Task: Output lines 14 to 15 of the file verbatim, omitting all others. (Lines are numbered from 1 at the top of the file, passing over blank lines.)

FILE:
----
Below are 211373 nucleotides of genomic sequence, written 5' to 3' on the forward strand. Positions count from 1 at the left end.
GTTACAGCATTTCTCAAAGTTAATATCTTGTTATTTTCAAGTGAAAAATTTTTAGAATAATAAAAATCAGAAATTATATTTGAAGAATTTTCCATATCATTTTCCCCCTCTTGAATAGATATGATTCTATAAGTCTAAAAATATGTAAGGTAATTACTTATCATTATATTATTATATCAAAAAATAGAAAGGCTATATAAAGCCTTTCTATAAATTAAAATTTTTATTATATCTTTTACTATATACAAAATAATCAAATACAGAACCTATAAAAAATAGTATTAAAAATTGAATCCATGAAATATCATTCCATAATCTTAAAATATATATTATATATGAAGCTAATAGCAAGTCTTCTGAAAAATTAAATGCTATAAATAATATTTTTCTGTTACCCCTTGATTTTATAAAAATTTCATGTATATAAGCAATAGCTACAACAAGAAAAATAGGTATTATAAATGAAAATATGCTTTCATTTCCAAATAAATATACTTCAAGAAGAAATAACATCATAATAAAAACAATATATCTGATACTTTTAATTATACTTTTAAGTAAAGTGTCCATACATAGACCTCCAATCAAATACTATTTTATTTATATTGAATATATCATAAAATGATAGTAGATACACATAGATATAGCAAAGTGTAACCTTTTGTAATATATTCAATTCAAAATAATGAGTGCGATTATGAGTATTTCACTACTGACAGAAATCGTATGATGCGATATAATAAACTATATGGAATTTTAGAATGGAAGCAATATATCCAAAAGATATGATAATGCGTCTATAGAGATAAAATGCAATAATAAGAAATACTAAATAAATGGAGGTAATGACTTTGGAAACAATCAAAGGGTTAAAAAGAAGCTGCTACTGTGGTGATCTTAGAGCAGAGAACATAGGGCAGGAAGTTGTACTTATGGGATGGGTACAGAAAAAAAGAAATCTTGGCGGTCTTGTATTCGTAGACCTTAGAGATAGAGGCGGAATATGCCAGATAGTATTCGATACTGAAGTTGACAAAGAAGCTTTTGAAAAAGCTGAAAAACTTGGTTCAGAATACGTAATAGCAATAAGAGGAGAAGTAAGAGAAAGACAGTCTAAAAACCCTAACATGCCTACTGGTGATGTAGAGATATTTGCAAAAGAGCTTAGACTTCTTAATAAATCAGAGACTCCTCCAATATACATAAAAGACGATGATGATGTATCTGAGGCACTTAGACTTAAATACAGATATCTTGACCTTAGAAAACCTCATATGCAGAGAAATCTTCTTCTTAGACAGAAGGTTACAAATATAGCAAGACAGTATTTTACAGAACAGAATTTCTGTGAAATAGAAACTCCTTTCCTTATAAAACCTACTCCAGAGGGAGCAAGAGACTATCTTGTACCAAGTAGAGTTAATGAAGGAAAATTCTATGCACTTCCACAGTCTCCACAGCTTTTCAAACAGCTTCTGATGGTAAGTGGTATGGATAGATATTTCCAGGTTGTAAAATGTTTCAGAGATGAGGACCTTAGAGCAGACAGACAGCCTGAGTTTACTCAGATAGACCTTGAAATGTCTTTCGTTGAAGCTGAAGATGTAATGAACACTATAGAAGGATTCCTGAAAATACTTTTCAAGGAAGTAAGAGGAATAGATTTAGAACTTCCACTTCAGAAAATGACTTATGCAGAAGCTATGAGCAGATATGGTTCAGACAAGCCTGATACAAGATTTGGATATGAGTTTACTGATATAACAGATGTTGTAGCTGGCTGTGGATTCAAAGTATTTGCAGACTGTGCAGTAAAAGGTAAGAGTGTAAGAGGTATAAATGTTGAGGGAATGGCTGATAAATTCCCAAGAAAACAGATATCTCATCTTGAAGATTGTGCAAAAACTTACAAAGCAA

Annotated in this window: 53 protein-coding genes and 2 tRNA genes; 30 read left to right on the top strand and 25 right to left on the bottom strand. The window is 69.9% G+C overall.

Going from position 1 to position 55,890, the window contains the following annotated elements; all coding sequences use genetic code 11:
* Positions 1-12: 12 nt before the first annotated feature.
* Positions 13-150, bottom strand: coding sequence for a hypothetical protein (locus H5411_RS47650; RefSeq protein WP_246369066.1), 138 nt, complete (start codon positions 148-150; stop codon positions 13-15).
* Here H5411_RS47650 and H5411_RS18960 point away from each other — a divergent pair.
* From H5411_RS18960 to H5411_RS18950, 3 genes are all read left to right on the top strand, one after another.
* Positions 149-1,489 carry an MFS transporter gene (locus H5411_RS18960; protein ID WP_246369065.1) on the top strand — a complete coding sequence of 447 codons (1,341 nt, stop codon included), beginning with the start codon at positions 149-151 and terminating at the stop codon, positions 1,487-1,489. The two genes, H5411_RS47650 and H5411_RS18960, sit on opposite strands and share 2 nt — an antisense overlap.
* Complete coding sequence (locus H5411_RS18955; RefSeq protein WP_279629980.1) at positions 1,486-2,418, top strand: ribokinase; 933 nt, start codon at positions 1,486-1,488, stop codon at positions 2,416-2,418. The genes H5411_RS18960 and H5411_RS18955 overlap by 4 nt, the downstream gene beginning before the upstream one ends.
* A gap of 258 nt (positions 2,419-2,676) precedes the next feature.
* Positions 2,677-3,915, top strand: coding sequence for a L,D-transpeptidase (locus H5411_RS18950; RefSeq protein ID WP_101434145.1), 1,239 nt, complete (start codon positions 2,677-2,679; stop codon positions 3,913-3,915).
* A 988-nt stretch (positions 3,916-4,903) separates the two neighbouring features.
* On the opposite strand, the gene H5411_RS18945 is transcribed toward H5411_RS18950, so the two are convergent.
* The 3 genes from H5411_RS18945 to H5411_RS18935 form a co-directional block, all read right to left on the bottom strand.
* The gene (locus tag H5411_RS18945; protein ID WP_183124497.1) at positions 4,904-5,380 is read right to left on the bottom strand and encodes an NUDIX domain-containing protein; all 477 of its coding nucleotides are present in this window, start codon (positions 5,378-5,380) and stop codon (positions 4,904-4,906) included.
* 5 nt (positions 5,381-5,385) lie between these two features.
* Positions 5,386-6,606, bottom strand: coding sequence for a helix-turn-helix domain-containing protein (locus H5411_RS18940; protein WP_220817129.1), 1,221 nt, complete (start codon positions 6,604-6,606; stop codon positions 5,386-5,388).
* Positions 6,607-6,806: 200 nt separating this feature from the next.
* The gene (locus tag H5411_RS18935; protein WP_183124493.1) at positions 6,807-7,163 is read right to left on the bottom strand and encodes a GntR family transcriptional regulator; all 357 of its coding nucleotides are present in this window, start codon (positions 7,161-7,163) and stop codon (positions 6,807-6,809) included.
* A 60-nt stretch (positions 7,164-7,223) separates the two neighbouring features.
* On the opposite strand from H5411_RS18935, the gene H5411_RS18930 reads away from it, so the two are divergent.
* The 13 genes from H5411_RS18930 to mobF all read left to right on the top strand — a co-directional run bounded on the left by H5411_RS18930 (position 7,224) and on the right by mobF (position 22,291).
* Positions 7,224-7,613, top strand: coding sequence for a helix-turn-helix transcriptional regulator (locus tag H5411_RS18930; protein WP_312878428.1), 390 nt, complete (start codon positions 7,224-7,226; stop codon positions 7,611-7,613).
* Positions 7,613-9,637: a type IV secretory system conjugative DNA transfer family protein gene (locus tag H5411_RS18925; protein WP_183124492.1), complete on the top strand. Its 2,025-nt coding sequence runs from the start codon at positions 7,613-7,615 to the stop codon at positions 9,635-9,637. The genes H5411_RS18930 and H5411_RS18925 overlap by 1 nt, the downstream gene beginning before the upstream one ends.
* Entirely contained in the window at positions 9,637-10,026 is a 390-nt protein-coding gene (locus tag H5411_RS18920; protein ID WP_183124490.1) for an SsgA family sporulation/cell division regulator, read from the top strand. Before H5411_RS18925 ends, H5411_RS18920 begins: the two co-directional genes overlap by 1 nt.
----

* On the opposite strand, the gene H5411_RS18945 is transcribed toward H5411_RS18950, so the two are convergent.
* The 3 genes from H5411_RS18945 to H5411_RS18935 form a co-directional block, all read right to left on the bottom strand.